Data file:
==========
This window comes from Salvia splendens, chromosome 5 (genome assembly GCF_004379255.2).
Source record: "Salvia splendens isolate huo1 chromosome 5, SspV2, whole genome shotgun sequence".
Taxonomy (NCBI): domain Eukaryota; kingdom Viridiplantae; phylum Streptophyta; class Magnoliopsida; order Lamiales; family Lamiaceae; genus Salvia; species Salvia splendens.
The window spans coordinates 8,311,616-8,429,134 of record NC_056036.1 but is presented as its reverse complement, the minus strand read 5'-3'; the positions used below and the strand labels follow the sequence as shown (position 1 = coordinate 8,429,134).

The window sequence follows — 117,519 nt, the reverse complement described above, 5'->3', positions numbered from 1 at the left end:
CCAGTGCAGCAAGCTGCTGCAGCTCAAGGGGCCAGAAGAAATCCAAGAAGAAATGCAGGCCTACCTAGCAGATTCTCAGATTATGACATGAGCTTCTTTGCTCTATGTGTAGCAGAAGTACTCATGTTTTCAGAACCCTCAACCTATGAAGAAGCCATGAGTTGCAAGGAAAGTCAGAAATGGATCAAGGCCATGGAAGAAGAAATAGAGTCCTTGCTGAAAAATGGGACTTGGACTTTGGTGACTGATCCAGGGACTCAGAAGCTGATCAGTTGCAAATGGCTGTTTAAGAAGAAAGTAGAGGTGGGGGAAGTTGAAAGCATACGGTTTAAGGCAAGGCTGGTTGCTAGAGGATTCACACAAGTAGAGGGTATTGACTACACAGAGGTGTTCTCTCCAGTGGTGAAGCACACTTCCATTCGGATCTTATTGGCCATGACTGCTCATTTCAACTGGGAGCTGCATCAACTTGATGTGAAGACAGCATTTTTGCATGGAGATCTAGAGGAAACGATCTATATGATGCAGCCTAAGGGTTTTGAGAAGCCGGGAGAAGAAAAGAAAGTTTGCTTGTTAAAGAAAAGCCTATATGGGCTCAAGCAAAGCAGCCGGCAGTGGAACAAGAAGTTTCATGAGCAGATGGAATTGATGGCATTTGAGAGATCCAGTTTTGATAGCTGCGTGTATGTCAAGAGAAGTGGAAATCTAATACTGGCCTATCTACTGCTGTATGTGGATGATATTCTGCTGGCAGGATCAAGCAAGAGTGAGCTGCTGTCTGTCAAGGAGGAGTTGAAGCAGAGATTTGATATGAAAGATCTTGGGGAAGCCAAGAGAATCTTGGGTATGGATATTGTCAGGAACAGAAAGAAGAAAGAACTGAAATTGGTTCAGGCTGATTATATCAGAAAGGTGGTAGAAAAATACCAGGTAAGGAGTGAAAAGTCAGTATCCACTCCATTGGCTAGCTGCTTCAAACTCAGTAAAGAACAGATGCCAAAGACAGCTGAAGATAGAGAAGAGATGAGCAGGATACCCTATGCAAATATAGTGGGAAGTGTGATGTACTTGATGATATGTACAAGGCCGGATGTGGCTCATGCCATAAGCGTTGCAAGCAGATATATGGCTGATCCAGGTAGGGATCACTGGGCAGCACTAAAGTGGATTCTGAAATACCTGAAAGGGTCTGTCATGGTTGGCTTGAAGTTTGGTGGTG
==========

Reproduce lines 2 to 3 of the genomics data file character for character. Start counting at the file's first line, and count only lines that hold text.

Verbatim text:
Source record: "Salvia splendens isolate huo1 chromosome 5, SspV2, whole genome shotgun sequence".
Taxonomy (NCBI): domain Eukaryota; kingdom Viridiplantae; phylum Streptophyta; class Magnoliopsida; order Lamiales; family Lamiaceae; genus Salvia; species Salvia splendens.